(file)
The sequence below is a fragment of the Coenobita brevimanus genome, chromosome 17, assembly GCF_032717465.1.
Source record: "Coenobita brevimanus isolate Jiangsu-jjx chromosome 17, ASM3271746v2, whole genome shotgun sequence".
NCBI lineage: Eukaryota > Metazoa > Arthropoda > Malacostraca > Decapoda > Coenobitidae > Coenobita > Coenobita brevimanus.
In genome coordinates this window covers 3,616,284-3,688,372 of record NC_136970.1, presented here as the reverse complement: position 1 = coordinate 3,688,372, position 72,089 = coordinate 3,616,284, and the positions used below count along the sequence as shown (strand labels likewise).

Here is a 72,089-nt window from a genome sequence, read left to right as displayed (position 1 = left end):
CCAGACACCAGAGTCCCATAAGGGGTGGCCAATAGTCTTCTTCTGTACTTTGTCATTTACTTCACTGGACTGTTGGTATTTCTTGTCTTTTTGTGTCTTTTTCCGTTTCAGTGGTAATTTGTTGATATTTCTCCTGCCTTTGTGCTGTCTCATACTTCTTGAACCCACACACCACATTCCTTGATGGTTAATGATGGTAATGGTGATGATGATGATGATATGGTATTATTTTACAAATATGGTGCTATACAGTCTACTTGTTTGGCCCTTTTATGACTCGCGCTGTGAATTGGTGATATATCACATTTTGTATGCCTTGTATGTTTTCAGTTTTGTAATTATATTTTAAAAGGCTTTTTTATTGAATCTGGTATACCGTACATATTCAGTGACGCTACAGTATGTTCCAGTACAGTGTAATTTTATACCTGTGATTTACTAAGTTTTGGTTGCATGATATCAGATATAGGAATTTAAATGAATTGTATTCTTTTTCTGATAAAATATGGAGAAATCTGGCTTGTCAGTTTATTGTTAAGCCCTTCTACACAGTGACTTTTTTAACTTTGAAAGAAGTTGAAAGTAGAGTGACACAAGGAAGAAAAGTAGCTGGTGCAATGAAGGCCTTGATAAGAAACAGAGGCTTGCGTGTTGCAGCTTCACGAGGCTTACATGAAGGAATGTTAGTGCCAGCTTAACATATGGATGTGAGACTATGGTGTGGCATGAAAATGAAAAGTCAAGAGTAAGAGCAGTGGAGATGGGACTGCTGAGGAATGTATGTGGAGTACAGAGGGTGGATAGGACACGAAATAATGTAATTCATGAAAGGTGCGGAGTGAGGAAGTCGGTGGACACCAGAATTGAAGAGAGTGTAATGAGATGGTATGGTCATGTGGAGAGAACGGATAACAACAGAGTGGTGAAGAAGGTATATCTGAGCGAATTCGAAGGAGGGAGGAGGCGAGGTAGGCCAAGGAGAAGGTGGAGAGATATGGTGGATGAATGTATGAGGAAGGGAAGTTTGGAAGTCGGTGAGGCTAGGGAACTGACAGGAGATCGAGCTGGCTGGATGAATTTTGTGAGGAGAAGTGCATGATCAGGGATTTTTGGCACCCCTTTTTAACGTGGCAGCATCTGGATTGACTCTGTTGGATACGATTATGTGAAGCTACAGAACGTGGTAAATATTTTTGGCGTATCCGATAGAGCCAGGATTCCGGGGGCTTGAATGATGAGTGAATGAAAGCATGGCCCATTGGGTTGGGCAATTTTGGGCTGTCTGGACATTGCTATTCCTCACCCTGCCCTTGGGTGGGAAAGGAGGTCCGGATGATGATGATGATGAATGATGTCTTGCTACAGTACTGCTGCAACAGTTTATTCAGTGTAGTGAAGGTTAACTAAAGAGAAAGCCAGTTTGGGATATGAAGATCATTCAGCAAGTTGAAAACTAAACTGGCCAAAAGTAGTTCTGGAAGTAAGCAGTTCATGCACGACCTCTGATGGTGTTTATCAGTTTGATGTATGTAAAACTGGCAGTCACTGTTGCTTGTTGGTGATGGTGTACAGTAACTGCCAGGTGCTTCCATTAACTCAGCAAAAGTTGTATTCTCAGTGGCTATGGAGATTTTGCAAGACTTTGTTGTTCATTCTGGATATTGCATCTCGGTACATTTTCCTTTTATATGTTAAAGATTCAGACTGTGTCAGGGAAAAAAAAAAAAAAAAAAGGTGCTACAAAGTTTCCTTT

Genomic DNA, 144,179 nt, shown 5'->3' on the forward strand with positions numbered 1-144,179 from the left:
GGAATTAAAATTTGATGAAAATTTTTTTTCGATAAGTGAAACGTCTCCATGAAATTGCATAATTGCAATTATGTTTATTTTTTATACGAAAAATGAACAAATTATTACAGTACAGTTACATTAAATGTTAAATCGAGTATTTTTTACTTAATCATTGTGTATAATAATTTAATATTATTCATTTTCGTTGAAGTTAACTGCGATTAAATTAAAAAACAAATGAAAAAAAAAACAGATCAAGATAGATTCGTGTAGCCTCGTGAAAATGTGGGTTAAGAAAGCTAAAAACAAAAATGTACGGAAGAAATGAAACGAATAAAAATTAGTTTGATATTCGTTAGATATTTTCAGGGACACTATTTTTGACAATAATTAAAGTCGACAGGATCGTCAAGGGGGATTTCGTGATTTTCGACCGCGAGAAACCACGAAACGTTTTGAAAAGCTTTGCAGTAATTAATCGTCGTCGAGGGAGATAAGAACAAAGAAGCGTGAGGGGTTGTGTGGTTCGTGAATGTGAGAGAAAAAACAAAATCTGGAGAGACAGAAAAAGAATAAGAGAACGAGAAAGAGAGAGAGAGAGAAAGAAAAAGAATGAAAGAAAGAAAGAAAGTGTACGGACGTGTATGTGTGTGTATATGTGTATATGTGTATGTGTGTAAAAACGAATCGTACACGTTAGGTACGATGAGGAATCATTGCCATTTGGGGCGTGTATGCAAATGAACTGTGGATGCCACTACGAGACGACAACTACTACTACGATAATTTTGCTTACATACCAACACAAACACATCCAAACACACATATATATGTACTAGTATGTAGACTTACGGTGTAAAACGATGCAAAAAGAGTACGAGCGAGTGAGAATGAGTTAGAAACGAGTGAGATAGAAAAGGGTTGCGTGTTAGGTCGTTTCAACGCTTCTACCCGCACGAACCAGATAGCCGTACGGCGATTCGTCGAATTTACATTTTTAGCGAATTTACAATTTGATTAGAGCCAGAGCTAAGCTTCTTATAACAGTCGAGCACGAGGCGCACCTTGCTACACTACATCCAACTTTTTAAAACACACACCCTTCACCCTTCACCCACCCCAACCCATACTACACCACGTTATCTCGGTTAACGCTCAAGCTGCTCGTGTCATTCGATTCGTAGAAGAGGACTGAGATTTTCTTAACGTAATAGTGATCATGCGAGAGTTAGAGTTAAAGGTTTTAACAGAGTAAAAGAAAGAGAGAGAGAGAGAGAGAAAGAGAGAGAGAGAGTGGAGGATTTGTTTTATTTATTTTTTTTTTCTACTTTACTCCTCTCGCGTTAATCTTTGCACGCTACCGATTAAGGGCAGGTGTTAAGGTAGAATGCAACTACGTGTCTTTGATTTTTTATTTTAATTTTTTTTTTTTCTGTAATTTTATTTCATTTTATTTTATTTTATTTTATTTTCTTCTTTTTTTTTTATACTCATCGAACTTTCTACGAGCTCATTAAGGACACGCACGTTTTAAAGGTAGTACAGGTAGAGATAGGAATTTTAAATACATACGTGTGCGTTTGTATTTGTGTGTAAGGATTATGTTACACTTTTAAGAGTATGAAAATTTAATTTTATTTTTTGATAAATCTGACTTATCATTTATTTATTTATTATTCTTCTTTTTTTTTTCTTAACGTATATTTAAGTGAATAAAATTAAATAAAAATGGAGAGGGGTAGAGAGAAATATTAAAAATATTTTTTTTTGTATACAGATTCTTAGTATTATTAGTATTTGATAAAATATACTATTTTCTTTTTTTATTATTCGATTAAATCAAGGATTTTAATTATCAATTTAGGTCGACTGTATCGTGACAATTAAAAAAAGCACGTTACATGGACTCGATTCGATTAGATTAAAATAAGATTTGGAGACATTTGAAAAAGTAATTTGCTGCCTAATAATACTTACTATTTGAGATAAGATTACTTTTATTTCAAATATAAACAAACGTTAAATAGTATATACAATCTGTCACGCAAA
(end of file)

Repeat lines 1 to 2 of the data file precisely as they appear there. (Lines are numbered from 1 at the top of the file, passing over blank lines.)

The sequence below is a fragment of the Coenobita brevimanus genome, chromosome 17, assembly GCF_032717465.1.
Source record: "Coenobita brevimanus isolate Jiangsu-jjx chromosome 17, ASM3271746v2, whole genome shotgun sequence".